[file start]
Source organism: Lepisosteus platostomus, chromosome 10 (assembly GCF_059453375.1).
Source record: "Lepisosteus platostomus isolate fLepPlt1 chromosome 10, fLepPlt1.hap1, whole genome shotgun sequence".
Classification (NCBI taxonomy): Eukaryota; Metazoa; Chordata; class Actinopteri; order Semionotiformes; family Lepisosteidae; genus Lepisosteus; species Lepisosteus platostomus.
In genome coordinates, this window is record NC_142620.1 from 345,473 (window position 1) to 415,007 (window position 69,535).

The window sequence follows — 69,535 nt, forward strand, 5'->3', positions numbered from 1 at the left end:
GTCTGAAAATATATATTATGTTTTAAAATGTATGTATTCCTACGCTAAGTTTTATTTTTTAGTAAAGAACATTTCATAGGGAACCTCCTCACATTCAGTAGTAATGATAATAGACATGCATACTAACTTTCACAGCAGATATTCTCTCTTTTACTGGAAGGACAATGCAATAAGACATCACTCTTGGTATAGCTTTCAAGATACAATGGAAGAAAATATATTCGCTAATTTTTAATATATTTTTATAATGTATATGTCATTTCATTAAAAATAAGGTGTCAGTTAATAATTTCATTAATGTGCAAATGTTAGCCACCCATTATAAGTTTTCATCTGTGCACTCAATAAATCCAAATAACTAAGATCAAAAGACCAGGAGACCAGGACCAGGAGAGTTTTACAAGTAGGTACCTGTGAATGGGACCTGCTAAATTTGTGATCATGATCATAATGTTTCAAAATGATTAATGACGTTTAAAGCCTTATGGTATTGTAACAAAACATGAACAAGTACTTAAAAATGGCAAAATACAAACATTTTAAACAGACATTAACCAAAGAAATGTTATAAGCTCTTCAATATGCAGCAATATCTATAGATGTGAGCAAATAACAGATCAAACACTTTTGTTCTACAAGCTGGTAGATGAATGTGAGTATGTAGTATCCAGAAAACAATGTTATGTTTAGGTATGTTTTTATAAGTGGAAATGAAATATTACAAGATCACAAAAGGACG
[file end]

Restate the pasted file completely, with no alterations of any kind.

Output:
Source organism: Lepisosteus platostomus, chromosome 10 (assembly GCF_059453375.1).
Source record: "Lepisosteus platostomus isolate fLepPlt1 chromosome 10, fLepPlt1.hap1, whole genome shotgun sequence".
Classification (NCBI taxonomy): Eukaryota; Metazoa; Chordata; class Actinopteri; order Semionotiformes; family Lepisosteidae; genus Lepisosteus; species Lepisosteus platostomus.
In genome coordinates, this window is record NC_142620.1 from 345,473 (window position 1) to 415,007 (window position 69,535).

The window sequence follows — 69,535 nt, forward strand, 5'->3', positions numbered from 1 at the left end:
GTCTGAAAATATATATTATGTTTTAAAATGTATGTATTCCTACGCTAAGTTTTATTTTTTAGTAAAGAACATTTCATAGGGAACCTCCTCACATTCAGTAGTAATGATAATAGACATGCATACTAACTTTCACAGCAGATATTCTCTCTTTTACTGGAAGGACAATGCAATAAGACATCACTCTTGGTATAGCTTTCAAGATACAATGGAAGAAAATATATTCGCTAATTTTTAATATATTTTTATAATGTATATGTCATTTCATTAAAAATAAGGTGTCAGTTAATAATTTCATTAATGTGCAAATGTTAGCCACCCATTATAAGTTTTCATCTGTGCACTCAATAAATCCAAATAACTAAGATCAAAAGACCAGGAGACCAGGACCAGGAGAGTTTTACAAGTAGGTACCTGTGAATGGGACCTGCTAAATTTGTGATCATGATCATAATGTTTCAAAATGATTAATGACGTTTAAAGCCTTATGGTATTGTAACAAAACATGAACAAGTACTTAAAAATGGCAAAATACAAACATTTTAAACAGACATTAACCAAAGAAATGTTATAAGCTCTTCAATATGCAGCAATATCTATAGATGTGAGCAAATAACAGATCAAACACTTTTGTTCTACAAGCTGGTAGATGAATGTGAGTATGTAGTATCCAGAAAACAATGTTATGTTTAGGTATGTTTTTATAAGTGGAAATGAAATATTACAAGATCACAAAAGGACG